Tuesday, April 20, 2010

The Confusing Testament

I am almost done reading the New Testament and have only Revelation left.  The major sections of the New Testament are:  1. 'Firsthand' accounts of Jesus' life  2.  Letters written by apostles and prophets  3.  Revelation. The first group of writings are the ones most often quoted I would expect as they contain all the basic Jesus stories and his sayings and parables.  The second group is less famous because it does not have the story element and I expect it is mostly used to support whatever ideas any given person happens to believe.

There are two things you will find in the Letters primarily.  Firstly you find random blathering using the words love, God, sin, Jesus and punishment interspersed without pattern.  The various prophets rant on about Jesus, their ministries and the nature of holiness and most of the statements they make are either tautologies or make absolutely no sense.  In an amusing twist I recognize the pattern of speech distinctly from my sales experience;  there is a specific way of speaking which uses a lot of emotionally charged words and positive references while not giving any detailed information.  The prophets and apostles seem very interested in convincing the reader to believe (*cough* open their wallets) but are clearly unwilling to provide evidence or firm answers, just like a salesperson would be if he doesn't actually know anything about the product he is pitching.

As one who knows, I will tell you that the mark of a really amazing salesperson is the ability to make a great presentation on something they know virtually nothing about on the spot.  Repeating a canned pitch requires very little aside from a minimal amount of memory work and a smile but managing to find things to say that aren't made up and yet sound wonderfully complimentary on an unfamiliar topic is the sign of a master.  The Letters section of the New Testament is written by some *very* successful salesmen.

The second thing that is found in Letters is clear instructions.  This comprises about 5% of the total text but the same instructions appear over and over making it abundantly clear what policies the New Testament supports.  Primarily these are:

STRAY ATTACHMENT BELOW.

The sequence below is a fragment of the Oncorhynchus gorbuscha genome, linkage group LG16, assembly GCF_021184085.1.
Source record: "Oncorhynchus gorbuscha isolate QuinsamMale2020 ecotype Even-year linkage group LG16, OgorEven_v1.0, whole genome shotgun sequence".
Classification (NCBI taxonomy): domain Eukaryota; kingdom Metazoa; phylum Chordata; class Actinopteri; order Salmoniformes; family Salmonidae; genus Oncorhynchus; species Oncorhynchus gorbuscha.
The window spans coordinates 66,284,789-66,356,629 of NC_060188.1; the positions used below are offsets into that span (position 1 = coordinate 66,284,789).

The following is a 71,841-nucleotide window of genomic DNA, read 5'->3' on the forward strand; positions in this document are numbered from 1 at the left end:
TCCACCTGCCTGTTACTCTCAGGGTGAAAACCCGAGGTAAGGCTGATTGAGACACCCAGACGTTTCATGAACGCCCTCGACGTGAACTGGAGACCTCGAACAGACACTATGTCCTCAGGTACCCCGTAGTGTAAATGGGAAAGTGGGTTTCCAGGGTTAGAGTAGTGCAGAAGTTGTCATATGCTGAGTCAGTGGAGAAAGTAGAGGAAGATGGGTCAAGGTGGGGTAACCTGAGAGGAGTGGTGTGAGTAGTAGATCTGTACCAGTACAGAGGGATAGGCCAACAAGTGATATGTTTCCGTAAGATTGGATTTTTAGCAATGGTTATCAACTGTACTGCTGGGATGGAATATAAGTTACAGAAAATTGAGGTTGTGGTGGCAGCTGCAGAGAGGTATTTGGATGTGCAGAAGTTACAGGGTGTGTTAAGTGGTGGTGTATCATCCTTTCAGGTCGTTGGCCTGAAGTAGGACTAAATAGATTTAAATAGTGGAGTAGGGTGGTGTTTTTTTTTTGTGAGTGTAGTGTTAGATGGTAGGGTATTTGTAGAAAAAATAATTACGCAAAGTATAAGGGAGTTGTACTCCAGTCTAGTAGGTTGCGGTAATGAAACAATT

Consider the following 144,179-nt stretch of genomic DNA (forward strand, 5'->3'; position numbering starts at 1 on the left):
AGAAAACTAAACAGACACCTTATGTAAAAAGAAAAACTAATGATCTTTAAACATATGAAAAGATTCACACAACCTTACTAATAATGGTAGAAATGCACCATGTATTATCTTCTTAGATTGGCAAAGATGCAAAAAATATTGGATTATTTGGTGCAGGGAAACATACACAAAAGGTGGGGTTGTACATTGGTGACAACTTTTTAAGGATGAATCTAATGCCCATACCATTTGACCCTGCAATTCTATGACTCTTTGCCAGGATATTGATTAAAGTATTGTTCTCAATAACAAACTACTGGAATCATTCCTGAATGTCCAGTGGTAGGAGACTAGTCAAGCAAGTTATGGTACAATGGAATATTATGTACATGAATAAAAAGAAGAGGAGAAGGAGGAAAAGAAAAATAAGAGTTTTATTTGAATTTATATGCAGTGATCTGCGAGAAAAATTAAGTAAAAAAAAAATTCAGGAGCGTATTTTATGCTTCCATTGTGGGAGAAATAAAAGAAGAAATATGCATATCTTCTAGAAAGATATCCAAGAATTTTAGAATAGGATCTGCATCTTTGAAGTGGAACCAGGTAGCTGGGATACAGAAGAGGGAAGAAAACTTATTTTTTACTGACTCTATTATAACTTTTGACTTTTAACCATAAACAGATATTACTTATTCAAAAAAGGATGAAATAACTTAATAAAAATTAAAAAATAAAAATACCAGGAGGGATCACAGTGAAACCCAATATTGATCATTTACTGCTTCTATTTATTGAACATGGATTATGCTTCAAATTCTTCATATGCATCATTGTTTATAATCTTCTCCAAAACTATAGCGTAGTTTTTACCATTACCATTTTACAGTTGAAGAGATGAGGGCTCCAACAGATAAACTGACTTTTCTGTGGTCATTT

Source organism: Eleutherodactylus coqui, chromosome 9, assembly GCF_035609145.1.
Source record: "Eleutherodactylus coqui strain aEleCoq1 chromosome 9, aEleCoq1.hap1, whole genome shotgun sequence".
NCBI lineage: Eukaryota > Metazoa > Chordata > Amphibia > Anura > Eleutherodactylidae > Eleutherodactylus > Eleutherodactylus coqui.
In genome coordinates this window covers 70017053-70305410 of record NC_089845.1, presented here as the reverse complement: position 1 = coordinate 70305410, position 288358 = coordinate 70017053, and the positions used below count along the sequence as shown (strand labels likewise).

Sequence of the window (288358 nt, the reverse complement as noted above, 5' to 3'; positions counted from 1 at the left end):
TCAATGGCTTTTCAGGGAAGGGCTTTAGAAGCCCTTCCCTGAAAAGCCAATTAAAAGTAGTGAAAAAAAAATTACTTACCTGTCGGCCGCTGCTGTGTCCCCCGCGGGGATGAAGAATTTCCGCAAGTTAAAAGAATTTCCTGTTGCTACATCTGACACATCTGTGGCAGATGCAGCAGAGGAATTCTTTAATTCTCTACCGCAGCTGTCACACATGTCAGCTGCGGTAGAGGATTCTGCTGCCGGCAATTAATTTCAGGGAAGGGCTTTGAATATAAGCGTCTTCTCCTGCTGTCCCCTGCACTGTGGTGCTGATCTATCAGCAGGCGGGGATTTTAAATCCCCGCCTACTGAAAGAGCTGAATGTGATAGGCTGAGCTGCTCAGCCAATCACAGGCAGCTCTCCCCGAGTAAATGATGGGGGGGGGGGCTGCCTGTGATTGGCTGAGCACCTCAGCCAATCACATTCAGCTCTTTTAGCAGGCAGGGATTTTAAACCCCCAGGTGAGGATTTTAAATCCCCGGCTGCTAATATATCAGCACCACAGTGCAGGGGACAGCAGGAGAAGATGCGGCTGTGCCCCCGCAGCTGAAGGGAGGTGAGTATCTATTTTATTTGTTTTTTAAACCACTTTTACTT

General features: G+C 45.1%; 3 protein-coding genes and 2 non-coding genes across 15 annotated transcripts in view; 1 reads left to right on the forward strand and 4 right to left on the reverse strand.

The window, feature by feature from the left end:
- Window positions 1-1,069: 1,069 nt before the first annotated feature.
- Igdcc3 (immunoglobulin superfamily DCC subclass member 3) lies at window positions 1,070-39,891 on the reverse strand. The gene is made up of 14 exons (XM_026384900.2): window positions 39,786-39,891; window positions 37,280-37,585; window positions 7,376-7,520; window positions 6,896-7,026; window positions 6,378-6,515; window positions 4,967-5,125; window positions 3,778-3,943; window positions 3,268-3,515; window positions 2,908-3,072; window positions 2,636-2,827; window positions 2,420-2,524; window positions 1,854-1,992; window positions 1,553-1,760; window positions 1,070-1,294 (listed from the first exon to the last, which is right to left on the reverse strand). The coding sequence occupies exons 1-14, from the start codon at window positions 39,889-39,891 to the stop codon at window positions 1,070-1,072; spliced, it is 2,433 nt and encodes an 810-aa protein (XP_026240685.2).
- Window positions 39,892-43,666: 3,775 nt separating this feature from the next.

1.  Slaves must obey their masters.  Even if the slave is righteous and the master is not God wants slaves to obey their masters happily and without complaint.
2.  Women must be subservient to men.  They must be silent in church and must only ask their husbands privately if they have questions.
3.  Sex outside the bounds of marriage is evil.
4.  Murder, slander, lying, stealing and idolatry are wrong.
5.  Money is evil and desiring money or power on earth makes it nearly impossible to get into heaven.

The first in that list is incredibly disturbing.  The Catholic church supported slavery longer than nearly every nation on earth because the Bible so clearly comes down in favour of it.  The second is obviously there because all the religious figures were men and they lived in a male dominated society.  Might as well put it in religious code that women have to do what we say... The third and fourth are actually pretty good rulesets, particularly considering the state of medicine at the time.  As for the fifth, the dislike of riches is extremely bizarre when contrasted with the fact that owning *people* is completely ok by the Bible.  Owning objects = bad.  Owning people = good.

These letters are full of truly bizarre statements and riddled with contradictions.  On one hand we are supposed to obey all worldly authorities because God put them in positions of power and on the other hand we should ignore all of the antichrists and others who would lead us astray.  Clearly this is exactly what you would expect if you got a dozen different people over several centuries to write down their ideas on holiness, righteousness and good living and mashed them all together.  Unfortunately it serves very well to support pretty much any sort of philosophy you care to name if you quote it properly.

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